By Jessica Lack
This year marks the 100th anniversary of an exhibition of paintings by the Italian artist Amedeo Modigliani, at the Berthe Weill gallery in Paris. The exhibition, displaying a number of nude works, was too much for some and shut down within hours of its opening. The police commissioner at the time had been offended by the depiction of pubic hair.
“It really did shock people,” said Nancy Ireson, one of the curators of a new exhibition of Modigliani’s paintings at Tate Modern, “and some of the paintings had to be taken down.”
To our contemporary eyes, Modigliani’s hirsute women are hardly shocking, in fact their poses reveal the painter to be in thrall to elegance and classicism. Yet, in rejecting the traditional hairless nudes of antiquity, Modigliani was seen to be attacking the social order — and in this, he was not alone.
Modigliani was part of a radical group of Belle Époque artists, who wanted to subvert cultural conventions, and what better way of doing this than forcing people to confront how they see themselves?
Some painters, like Modigliani did it by sticking closely to the facts, others, like Picasso, tore the body apart and re-constructed it for the modern world. The nude had become a subject of challenge and contest.
If you subscribe to the aphorism that sex is really about power, Ireson suggests another reason to why Modigliani’s nudes were so shocking: “These women are overtly sexual and that really connects with the way women were troubling society at the time. These pictures were made during the First World War, when more women were working, more women were living independently … there really is a social anxiety about that.”
“Reclining Nude” (1919) by Amedeo Modigliani.
Censoring the nude
So began a golden era of the nude in Western art, thought not without censorship. In 1912, Austrian painter Egon Schiele, spent 24 days in jail convicted of immorality relating to hundreds of sketches of the naked form, and artists Otto Dix and George Grosz were both brought to trial for obscenity in the 1920s. Others preferred self-censorship rather than prosecution. René Magritte’s “The Rape” was concealed behind a velvet curtain when it was first exhibited in Brussels in 1934, with only Surrealist sympathizers permitted to see it. For Modigliani however the censorship of his nude paintings didn’t help sales — he died young and penniless in 1920.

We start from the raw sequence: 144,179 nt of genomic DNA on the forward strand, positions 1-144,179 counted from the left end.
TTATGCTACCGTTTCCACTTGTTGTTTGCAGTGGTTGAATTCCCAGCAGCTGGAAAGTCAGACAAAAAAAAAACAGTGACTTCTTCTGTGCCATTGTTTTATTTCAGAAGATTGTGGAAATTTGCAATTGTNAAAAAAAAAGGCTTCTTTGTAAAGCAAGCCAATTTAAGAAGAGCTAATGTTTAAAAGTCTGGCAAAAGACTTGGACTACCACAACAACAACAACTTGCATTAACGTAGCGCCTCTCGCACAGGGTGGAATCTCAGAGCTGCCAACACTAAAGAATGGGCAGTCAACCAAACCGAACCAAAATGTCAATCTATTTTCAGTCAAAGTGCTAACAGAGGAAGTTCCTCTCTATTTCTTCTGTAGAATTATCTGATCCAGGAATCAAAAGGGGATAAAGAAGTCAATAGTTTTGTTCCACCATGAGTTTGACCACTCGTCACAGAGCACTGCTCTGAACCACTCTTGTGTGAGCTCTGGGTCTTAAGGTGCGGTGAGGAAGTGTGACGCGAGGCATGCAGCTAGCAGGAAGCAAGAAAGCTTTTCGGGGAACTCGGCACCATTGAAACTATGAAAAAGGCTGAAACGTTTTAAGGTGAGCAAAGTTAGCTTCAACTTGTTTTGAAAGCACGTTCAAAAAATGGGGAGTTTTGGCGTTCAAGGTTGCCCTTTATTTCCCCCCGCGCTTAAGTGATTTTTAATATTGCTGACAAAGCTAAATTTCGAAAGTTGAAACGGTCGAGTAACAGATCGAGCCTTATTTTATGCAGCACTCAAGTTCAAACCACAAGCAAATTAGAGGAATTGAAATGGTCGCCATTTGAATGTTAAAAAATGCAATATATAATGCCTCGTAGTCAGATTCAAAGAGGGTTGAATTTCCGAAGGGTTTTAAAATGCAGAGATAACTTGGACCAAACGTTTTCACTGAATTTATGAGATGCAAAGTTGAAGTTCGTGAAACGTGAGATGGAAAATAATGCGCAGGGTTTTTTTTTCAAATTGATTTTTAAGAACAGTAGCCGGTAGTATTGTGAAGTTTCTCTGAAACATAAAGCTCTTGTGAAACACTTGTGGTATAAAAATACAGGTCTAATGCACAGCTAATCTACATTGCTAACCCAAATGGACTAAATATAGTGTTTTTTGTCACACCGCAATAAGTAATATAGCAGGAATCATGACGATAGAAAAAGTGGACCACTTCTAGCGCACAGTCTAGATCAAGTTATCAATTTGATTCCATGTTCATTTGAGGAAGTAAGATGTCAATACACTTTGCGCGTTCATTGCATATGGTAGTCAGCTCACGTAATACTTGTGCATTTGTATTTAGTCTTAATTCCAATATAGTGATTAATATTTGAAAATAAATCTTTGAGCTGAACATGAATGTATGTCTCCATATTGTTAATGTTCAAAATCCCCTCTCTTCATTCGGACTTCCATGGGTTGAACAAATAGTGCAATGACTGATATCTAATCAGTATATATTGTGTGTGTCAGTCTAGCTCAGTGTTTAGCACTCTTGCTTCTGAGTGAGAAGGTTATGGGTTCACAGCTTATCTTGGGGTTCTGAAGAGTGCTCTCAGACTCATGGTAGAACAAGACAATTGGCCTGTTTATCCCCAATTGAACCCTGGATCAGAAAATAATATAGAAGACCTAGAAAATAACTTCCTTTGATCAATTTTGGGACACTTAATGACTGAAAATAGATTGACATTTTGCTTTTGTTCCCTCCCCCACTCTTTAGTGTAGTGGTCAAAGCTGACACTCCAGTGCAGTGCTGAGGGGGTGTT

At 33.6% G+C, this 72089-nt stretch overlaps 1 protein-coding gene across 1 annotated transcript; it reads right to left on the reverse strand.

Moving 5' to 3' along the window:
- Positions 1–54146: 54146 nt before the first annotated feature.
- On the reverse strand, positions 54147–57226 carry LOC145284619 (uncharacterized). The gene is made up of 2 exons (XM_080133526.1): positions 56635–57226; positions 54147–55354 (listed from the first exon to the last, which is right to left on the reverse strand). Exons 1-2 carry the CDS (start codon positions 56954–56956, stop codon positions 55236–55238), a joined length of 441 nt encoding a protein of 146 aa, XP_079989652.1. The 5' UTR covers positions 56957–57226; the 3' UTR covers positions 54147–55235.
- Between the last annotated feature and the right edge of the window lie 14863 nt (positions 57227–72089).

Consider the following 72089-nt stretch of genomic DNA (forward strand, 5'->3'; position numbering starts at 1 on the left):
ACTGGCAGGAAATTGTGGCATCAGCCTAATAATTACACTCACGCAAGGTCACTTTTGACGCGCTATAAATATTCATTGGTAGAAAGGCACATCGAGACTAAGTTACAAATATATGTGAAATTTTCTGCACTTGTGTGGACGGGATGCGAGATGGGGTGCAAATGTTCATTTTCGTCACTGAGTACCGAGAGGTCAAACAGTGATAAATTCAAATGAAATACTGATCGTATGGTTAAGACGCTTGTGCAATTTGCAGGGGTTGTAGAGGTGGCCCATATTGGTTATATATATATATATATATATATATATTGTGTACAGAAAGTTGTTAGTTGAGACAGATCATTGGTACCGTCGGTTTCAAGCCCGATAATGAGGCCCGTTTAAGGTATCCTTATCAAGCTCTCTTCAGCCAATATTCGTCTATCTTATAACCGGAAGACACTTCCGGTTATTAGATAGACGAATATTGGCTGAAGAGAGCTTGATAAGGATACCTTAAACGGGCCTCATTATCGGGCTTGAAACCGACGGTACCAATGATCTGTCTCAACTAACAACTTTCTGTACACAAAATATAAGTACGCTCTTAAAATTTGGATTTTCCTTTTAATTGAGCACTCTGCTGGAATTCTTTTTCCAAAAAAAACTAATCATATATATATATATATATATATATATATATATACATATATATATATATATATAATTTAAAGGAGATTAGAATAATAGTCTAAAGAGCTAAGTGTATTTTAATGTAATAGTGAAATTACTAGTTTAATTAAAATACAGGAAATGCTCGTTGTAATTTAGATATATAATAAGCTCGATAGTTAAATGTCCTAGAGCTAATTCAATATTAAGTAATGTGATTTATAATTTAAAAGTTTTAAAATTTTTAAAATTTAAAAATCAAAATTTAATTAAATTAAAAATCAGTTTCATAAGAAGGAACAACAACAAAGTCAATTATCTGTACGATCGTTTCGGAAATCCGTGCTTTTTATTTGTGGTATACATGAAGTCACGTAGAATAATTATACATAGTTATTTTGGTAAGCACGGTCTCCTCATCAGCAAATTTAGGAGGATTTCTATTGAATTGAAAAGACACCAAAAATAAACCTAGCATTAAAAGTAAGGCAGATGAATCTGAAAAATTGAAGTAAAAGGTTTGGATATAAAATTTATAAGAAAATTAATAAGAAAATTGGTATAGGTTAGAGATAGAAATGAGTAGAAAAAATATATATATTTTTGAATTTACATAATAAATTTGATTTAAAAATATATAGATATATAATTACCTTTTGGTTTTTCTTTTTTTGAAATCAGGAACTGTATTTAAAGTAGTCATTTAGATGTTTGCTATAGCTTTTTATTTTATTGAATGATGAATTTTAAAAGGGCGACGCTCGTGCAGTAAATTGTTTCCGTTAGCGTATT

iframe width=”560″ height=”315″ src=”https://www.youtube.com/embed/yNejEtzA4uY” frameborder=”0″ allowfullscreen>
Yet for all the trouble censorship caused these male artists, their reputation was rehabilitated and they went on to be celebrated as transgressive — even visionary — outsiders. Their nudes were lauded as sexually brave, raw and unconstrained. The same cannot be said of the women artists who came in their wake as a result of that burgeoning female autonomy.
“Consider the Lilies” (1970-1977) by Penny Slinger
The Fight Censorship Group
In the 1960s feminist artists began to represent the nude from a female perspective, reflecting a woman’s sexual desires. Artists like Joan Semmel, Judith Bernstein, Dorothy Iannone, Betty Tompkins, Anita Steckel and Penny Slinger appropriated pornography to present a different narrative to the one promoted by the sex industry. Inevitably censorship followed and it had a debilitating effect on their careers.
“Abreast of the Situation” (1973) by Penny Slinger
Slinger had her work burned by customs officials in 1978, Bernstein was forced to defend her graphic depictions of genitalia, while Steckel found herself at the mercy of the censors when attempts were made to close-down her exhibition of nude pictures at Rockland Community College, in New York. The college committee objected to the inclusion of images of erect penises.
In response Steckel formed The Fight Censorship Group, and published a statement in which she declared “If the erect penis is not wholesome enough to go into a museum, it should not be considered wholesome enough to go into women. And if the erect penis is wholesome enough to go into women — then it is more than wholesome enough to go into the greatest art museums.”
“Ohne Titel (Untitled from the series ‘Death Dance with Maiden’)” (1979-1980) by Birgit Jürgenssen
Like Steckel, Tompkins and Ianonne also found the best way to confront censorship was through spirited rebuke. Tompkins’ photo-realistic paintings took their subject matter from hardcore pornographic magazines. When one of these paintings was impounded while on its way to France for an exhibition her retort was to create a series of large-scale sexually explicit drawings, in which the word “censored” covered the offending area. Alternatively, in 1970 when the Kunsthalle Bern attempted to cover up the genitalia in Ianonne’s paintings, she responded with a work that detailed the scandal and named the protagonists involved.
Surprisingly, for these female artists, confrontations with the law did not lead to notoriety — like it did for their male counterparts — but obscurity, and some of them ceased to exhibit altogether.
Yet the world has changed in the last ten years, and artists like Tompkins and Iannone are having a resurgence thanks to a group of younger curators and artists who are beginning to understand how these pioneering feminist artists played a crucial role in creating the sex positive attitude that exists in the mainstream media today. Through their brave, uncompromising depictions of the nude, the fig leaves are finally coming off.
Pussy Painting #8 (2011) by Betty Tompkins